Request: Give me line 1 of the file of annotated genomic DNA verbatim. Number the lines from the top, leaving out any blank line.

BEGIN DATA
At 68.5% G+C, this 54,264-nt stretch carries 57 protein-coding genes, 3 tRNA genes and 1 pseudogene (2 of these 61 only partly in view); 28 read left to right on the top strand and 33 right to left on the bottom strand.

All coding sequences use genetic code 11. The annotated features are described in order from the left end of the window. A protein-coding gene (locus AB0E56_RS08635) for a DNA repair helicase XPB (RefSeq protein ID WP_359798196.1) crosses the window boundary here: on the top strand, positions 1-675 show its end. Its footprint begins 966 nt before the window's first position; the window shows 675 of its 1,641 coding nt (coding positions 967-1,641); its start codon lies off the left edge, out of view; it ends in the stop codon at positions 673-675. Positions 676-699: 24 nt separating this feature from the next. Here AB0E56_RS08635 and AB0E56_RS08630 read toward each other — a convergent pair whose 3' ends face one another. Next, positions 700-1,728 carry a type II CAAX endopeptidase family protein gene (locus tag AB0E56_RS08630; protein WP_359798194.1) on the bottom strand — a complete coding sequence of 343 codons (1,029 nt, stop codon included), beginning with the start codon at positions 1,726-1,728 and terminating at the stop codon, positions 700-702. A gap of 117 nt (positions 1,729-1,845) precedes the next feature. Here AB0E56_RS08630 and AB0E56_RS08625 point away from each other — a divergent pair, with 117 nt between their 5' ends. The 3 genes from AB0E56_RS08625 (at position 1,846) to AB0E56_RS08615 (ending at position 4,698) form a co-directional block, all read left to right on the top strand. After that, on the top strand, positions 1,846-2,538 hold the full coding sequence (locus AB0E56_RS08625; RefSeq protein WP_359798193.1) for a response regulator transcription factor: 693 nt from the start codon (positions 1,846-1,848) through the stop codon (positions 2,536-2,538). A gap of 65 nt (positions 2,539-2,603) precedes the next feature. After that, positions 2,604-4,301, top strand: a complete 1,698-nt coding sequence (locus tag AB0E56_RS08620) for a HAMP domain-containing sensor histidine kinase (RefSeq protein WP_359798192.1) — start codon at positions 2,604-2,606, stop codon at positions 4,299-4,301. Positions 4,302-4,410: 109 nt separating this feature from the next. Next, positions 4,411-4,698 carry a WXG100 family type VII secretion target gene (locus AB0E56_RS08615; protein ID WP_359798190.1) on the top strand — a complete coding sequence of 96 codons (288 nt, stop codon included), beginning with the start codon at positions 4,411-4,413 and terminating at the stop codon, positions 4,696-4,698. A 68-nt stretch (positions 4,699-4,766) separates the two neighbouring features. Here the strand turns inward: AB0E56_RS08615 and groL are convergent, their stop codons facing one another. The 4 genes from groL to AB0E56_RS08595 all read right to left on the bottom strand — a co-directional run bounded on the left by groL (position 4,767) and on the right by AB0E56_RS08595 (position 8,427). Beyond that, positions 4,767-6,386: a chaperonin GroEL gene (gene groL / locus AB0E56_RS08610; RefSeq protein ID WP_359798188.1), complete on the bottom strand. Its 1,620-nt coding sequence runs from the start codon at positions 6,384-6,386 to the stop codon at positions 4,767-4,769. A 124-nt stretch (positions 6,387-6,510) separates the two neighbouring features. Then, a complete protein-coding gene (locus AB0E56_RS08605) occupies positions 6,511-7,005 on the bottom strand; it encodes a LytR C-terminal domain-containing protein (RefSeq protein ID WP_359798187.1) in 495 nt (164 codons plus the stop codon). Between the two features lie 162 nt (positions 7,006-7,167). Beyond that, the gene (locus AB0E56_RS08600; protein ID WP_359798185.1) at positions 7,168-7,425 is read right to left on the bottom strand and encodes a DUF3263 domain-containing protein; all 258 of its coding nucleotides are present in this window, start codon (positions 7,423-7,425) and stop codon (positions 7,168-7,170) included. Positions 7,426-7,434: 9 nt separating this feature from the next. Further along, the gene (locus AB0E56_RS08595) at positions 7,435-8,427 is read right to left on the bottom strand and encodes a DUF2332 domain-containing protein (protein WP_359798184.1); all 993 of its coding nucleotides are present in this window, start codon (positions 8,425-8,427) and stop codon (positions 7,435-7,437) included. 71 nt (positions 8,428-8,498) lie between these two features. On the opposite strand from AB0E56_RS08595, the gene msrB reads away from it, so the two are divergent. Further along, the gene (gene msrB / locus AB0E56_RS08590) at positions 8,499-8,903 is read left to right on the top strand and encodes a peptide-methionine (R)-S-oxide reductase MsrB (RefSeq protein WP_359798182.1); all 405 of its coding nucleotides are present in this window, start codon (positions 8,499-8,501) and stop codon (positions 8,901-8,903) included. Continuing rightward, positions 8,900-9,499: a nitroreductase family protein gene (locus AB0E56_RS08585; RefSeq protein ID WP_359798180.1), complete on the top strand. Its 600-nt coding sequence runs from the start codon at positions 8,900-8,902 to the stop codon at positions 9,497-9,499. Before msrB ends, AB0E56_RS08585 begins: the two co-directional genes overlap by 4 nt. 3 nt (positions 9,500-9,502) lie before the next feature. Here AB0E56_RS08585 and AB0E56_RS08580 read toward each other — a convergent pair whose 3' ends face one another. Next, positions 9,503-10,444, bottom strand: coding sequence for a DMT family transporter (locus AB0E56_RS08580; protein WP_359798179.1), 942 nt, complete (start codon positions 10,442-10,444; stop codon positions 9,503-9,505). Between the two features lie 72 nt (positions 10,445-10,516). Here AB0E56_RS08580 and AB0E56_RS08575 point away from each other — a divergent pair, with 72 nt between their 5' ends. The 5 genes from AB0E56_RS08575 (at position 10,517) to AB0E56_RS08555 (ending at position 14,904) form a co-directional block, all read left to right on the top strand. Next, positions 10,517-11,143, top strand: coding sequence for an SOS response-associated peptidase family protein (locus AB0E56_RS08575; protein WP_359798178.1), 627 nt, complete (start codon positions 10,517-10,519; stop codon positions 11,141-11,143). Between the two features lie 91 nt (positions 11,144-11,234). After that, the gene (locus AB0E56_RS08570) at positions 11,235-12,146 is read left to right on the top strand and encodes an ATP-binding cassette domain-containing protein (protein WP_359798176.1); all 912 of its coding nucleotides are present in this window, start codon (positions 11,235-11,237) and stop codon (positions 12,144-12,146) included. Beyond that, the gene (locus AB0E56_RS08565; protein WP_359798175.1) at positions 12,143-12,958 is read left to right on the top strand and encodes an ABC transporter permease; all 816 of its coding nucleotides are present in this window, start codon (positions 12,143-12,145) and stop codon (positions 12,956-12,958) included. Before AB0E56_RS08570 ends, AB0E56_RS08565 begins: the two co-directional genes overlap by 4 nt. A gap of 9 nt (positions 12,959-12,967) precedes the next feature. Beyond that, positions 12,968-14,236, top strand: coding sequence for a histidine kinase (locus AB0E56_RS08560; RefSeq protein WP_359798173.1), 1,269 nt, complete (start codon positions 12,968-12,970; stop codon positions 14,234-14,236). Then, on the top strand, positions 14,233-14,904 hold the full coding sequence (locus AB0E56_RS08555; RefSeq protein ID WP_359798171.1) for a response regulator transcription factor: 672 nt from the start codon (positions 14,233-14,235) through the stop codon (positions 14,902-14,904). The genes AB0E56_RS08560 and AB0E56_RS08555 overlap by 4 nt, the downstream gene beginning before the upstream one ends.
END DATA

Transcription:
At 68.5% G+C, this 54,264-nt stretch carries 57 protein-coding genes, 3 tRNA genes and 1 pseudogene (2 of these 61 only partly in view); 28 read left to right on the top strand and 33 right to left on the bottom strand.